Is there too much "Ease" in Easter? On this holiest day of the Christian calendar I feel abandoned by my family. Because I know I'm not alone, I'm sharing my angst.
Father Hercek loves a colorful congregation on Easter Sunday so I put on my brightest bonnet and take myself to church. I arrive early to celebrate in song and sermon with my sisters and brothers in Christ. By the final blessing I have hugged twenty people, have been moved to tears at little girls and boys fresh from their First Holy Communion. Songs of jubilation ring in my ears, songs of rebirth and hope and thankfulness.
For an hour (make that an hour and a half, Father Hercek has a captive audience on holidays,) I glow like a new bride. There is nowhere on earth I would rather be on this glorious Spring morning than in church.
Driving home I sing “Come, Worship the Lord” while my eyes fill with tears because I’m feeling embraced by the Holy Spirit. I want to share my joy with the whole world.
Once home I step into my kitchen ready to spill out Easter blessings on my family, but no one answers my call. The household is still asleep. In the next hour they straggle out, husband, three children, young adults all. My middle daughter is exhausted from having worked a double shift at her restaurant job, The oldest has stayed up until the wee hours, catching up with cousins who are only in town for the weekend. My son is off to go motorcycle riding with another cousin. My husband is on the phone, arranging to meet a buyer for his street motorcycle, an out-of-towner on his way home.
I call my sister to confirm lunch at my house: pork roast, applesauce, angel food cake with pink icing, but she hedges, frazzled from trying to fit everything into a busy weekend schedule. She’s staying with Mom, who has had another tiny stroke during the night, worn out from the excitement, and is too weak to make it to Mass. My sister needs to fix breakfast and watch over Mom.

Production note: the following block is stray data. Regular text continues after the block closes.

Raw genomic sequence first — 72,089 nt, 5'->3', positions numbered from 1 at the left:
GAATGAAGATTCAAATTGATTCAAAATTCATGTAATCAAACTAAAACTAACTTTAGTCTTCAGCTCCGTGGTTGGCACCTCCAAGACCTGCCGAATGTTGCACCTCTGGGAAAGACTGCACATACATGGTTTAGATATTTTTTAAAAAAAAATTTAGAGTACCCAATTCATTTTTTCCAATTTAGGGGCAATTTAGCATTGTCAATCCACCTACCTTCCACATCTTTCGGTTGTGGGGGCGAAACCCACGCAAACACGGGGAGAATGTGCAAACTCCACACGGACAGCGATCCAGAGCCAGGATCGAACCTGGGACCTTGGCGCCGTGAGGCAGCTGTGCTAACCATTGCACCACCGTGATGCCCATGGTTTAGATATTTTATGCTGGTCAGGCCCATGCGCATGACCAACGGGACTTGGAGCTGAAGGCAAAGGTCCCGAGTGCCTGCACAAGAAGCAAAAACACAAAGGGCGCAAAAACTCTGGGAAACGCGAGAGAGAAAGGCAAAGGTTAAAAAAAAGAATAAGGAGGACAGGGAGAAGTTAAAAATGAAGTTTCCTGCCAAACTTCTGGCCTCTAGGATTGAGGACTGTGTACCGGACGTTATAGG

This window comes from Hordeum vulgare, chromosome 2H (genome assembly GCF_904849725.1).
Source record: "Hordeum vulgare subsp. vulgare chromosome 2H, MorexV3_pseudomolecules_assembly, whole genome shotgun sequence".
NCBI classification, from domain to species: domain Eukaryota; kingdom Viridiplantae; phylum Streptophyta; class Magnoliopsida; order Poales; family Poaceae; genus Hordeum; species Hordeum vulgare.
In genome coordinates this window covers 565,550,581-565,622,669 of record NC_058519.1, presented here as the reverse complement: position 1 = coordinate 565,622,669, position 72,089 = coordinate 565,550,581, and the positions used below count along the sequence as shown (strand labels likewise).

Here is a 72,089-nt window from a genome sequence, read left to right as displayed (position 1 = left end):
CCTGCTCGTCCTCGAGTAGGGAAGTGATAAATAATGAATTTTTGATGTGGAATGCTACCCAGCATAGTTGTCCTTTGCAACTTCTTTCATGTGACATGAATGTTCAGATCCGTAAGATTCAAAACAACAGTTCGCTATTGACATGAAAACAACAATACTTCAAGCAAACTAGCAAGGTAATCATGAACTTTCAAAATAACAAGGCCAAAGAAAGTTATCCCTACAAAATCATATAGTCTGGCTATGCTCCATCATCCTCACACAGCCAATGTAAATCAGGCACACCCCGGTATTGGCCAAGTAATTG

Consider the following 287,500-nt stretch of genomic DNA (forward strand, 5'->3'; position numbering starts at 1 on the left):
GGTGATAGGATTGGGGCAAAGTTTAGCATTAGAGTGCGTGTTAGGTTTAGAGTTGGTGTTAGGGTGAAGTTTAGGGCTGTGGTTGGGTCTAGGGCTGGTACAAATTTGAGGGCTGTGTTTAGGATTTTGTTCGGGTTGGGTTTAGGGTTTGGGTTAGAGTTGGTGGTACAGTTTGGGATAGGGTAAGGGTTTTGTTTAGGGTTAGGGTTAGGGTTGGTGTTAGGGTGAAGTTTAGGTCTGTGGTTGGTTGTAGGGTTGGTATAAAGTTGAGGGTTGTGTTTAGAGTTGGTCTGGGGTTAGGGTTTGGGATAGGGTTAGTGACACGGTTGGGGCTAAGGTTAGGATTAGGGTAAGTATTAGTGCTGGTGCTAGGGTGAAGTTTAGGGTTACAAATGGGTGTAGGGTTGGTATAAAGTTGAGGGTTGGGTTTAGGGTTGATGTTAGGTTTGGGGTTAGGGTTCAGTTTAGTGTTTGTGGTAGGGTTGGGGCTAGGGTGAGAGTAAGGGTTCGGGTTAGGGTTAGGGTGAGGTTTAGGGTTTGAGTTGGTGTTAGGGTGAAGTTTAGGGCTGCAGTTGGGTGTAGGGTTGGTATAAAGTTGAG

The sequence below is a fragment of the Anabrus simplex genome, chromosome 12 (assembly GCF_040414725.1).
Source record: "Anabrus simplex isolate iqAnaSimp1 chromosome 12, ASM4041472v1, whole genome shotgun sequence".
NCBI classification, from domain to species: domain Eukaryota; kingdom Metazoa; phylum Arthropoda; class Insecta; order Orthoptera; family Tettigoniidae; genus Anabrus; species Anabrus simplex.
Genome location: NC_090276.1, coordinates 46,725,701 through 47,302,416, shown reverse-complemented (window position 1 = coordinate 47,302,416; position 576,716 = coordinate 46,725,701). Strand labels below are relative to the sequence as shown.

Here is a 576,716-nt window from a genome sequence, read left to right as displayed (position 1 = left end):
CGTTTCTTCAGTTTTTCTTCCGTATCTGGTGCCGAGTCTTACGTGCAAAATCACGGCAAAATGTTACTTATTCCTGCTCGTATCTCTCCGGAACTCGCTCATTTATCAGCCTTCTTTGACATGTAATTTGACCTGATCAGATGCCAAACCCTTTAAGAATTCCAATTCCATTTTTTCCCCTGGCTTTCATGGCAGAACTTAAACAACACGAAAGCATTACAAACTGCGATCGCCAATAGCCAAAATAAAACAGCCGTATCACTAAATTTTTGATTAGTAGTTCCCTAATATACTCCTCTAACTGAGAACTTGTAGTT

Guilty because she lives four hours away, it is her turn to help.
In the end I take off my Easter finery and join my family for a catch-as-catch-can breakfast before everyone goes off in different directions. My sixteen-year-old will eat when he returns at dusk.
As the afternoon wanes I try to recapture the early morning's hope. Still, I can't help wonder what is wrong with us. I don’t think we’re alone. I don’t think I’m the only mother who ever felt like she’s failed in her spiritual guidance.
As soon as they graduated my children demonstrated their "grown-up" independence by eschewing their Catholic upbringing for an extra hour of sleep.
"We're a Christian family," I remind them. "Easter is Our Day." It doesn't matter that I voiced my hopes the day before in hopes of an old-fashioned bring-us-together Easter morning: church and sit-down dinner.
But again this year Easter Sunday feels like a "morning after."
For our large extended family, Good Saturday is Easter Bunny Day: a family picnic, chocolate bunnies, egg hunt and all the fun stuff. I don't deny that I love it. We adults organize a softball game while the kids whack away at a pinata. Later we catch up on family gossip while we graze our way from grilled linguica appetizers to a whole smoked pig, all the way to homemade ice cream. This is great stuff. It's the next day that drives me to tears.
Is it too much to ask that my family attend Mass with me, share an hour of elation and rebirth before they go about their business? When she's rested, Mom feels the same way. During Holy Week we attended reconciliation service and vowed that this year we would attend church as a family. But once again the Easter Bunny foiled our plans.
Now it’s Easter evening. If I feel cheated, I wonder what Jesus is feeling.
How about you? Anybody ever felt in the same boat?